Relationships between student peer and faculty evaluations of clinical performance: A pilot study

Youngshook Han, David H. James, Rhonda M. McLain

Abstract


Background: Student peer evaluation is widely used as a form of formative or summative evaluation in a variety of classroom settings; however, the utilization of peer evaluation is not well reported in the nursing literature as part of the clinical evaluation process.

Purpose: The purpose of this pilot study was to examine relationships between student peer and faculty evaluations of clinical performance in a baccalaureate nursing program. Participants consisted of clinical faculty (n = 2) and their nursing students (n = 23) enrolled in their first clinical course in a pre-licensure baccalaureate nursing program. The specific research questions were: 1) Is there a relationship between nursing student peer and faculty evaluation of clinical performance? 2) And if there is a relationship between the two groups, is there a difference between nursing student peer and faculty evaluations?

Methods: A peer evaluation tool was developed with a 5-point Likert scale consisting of 21 items that comprised five domains of clinical performance (communication, professionalism, teamwork, nursing process, and patient safety). Content validity of the tool was established using a panel of nurses with expertise in clinical performance and psycho-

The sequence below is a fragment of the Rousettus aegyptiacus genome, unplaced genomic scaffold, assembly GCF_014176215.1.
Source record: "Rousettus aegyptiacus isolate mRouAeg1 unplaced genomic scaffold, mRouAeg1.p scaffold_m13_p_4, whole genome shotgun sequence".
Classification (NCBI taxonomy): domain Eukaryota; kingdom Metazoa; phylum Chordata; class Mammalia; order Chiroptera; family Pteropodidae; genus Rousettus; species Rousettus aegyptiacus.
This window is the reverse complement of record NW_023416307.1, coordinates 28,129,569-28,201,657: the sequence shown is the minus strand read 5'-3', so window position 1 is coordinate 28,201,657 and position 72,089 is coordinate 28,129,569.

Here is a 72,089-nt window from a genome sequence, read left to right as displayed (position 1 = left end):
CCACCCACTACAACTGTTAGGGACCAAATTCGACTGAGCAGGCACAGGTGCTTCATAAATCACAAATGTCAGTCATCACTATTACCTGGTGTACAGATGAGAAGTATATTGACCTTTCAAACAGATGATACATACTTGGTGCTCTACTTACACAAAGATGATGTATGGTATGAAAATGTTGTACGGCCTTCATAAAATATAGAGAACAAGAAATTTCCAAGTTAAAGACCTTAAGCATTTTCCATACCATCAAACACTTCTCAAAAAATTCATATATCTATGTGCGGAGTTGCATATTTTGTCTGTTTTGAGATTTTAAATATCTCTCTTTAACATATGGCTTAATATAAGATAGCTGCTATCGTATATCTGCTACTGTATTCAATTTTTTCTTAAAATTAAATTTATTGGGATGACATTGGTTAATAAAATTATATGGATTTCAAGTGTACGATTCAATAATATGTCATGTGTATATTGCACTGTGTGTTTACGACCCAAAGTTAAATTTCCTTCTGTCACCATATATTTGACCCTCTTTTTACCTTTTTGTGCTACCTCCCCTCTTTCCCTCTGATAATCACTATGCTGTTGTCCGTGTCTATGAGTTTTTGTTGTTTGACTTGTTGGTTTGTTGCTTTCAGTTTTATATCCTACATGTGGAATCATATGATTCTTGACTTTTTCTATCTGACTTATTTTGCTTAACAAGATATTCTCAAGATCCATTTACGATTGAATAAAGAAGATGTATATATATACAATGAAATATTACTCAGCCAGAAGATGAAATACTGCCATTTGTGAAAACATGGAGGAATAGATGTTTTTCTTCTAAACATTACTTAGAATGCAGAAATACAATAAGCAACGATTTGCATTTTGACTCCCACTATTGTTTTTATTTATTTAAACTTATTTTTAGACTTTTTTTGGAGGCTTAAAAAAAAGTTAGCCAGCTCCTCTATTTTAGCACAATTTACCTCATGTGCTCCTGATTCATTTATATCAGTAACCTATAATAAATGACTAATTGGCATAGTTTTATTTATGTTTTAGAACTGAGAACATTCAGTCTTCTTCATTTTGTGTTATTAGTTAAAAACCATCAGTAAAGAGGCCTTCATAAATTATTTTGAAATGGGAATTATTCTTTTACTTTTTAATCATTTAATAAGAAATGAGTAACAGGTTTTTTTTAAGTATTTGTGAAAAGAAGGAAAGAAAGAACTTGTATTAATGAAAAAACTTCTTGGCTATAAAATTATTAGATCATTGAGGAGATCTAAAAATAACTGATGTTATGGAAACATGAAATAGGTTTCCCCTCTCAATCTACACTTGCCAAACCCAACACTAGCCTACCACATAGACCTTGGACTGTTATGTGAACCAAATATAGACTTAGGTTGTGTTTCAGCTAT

metric measurement. At midterm, students were asked to evaluate each other’s performance using the tool and the faculty also evaluated each student using the same tool. A subscore for each of the domains was created for both student peer and faculty evaluations. The relationships between student peer and faculty evaluation scores were assessed using Pearson’s product-moment correlation coefficients. Comparisons between student peer and faculty evaluations were made using paired t-tests. A p-value < 0.05 was considered statistically significant.

Findings: Significant positive correlations were found between peer and faculty evaluations for all domains. Statistically significant differences between the two groups were found in all of the domains, with students evaluating their peers highest in the domains of patient safety and communication; faculty scored students highest in the domains of patient safety and teamwork. The findings suggest that student peer evaluation can be valuable for students and faculty in clinical education.

Conclusion: Previous studies provided that peer evaluation is a valid and reliable evaluation procedure in dentistry, medicine, pharmacy, and social behavioral sciences. This pilot study has demonstrated that student peer evaluation as part of a formative assessment can be also used for faculty to evaluate students’ clinical performance in a baccalaureate nursing program.


Full Text: PDF PDF DOI: 10.5430/jnep.v3n8p170

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Journal of Nursing Education and Practice

ISSN 1925-4040 (Print)   ISSN 1925-4059 (Online)

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